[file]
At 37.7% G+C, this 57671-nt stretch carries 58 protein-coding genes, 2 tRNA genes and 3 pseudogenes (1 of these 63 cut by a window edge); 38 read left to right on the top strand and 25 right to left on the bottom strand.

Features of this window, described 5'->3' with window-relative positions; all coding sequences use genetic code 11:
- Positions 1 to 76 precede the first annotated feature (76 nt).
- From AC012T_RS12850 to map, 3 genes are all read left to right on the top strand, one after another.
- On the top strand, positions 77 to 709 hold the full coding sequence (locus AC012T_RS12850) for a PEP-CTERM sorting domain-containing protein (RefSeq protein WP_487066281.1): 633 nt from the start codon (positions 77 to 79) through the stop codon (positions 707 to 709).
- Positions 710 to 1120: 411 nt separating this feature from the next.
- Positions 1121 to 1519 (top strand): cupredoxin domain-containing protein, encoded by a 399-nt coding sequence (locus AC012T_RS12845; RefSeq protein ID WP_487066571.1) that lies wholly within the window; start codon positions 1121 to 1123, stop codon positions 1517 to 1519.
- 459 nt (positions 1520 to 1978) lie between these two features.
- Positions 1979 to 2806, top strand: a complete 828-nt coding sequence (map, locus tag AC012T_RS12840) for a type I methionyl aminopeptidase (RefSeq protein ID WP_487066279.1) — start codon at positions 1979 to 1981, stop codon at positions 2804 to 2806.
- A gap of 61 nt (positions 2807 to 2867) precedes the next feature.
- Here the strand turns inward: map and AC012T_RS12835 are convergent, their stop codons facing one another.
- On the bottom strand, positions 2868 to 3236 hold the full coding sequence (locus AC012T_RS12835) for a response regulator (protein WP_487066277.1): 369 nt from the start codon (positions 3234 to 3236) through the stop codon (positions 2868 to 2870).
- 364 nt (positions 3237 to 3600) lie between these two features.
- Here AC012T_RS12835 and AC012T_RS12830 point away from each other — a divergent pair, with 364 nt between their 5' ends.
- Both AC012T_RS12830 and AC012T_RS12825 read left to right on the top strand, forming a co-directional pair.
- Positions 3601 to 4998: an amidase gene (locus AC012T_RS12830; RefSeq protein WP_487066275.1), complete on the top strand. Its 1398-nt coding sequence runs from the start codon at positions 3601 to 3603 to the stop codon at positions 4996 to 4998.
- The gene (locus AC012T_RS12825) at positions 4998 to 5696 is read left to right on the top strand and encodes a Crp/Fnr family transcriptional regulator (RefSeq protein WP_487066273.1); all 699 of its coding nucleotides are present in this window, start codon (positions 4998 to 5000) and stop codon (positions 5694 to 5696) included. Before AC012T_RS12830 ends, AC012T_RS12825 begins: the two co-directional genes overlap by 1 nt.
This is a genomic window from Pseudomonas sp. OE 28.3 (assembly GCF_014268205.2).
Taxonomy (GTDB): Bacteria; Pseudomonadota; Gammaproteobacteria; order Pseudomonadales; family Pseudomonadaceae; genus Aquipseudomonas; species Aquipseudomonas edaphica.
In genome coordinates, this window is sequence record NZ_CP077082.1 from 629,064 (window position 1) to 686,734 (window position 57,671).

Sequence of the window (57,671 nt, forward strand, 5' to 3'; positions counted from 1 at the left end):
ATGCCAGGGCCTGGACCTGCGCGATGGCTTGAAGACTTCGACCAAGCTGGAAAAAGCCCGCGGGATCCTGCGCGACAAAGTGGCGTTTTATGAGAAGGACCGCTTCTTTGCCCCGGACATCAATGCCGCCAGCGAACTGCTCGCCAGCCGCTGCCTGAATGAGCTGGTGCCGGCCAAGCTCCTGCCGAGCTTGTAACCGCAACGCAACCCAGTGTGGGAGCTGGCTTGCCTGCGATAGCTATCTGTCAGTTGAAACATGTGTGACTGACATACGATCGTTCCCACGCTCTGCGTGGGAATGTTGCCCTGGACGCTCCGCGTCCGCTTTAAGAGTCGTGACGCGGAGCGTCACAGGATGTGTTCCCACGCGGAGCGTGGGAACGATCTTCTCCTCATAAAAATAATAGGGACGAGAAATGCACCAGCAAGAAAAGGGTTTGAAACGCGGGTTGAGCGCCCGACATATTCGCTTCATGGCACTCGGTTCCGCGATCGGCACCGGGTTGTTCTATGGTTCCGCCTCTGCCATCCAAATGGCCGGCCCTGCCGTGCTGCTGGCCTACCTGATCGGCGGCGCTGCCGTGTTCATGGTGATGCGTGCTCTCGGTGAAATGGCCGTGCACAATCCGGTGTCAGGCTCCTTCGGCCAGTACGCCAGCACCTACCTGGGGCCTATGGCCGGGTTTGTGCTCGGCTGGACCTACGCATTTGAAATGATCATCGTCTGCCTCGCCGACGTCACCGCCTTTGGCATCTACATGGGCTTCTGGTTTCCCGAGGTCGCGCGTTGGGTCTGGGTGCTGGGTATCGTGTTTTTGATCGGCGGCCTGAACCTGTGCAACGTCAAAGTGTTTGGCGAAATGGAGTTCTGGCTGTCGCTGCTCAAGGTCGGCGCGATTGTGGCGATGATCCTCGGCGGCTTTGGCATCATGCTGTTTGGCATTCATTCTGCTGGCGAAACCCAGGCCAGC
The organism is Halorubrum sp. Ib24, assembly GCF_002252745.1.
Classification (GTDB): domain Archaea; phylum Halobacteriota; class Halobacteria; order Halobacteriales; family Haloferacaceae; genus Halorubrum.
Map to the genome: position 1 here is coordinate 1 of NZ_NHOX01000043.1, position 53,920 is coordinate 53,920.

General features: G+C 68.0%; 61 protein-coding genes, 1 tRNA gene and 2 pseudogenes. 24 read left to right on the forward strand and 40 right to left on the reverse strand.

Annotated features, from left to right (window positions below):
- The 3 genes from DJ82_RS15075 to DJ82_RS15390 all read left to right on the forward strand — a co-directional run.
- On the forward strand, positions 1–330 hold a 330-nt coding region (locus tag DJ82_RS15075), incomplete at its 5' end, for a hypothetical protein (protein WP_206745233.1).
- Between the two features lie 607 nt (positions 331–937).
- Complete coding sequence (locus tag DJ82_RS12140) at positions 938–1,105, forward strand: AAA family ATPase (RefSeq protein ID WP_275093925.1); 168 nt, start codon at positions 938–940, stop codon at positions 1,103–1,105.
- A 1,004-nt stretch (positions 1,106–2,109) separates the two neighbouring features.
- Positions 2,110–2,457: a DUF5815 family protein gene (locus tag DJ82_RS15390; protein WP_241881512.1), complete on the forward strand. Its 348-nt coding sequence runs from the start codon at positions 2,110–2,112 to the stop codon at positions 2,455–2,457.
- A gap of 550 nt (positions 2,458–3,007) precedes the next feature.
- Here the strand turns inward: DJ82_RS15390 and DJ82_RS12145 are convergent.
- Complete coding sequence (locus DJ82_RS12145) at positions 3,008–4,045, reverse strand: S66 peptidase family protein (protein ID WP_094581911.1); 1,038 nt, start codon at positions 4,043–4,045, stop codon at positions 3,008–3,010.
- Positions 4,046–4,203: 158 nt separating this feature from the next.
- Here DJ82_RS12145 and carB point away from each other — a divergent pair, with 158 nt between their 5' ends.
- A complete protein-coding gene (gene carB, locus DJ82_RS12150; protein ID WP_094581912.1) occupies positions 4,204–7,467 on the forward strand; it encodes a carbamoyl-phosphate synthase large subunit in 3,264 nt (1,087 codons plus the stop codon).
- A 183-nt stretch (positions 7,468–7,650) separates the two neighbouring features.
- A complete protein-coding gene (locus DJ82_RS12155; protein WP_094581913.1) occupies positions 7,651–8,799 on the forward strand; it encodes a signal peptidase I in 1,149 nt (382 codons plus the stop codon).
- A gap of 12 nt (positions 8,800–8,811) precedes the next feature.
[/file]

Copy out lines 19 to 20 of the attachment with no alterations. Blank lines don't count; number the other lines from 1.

Taxonomy (GTDB): Bacteria; Pseudomonadota; Gammaproteobacteria; order Pseudomonadales; family Pseudomonadaceae; genus Aquipseudomonas; species Aquipseudomonas edaphica.
In genome coordinates, this window is sequence record NZ_CP077082.1 from 629,064 (window position 1) to 686,734 (window position 57,671).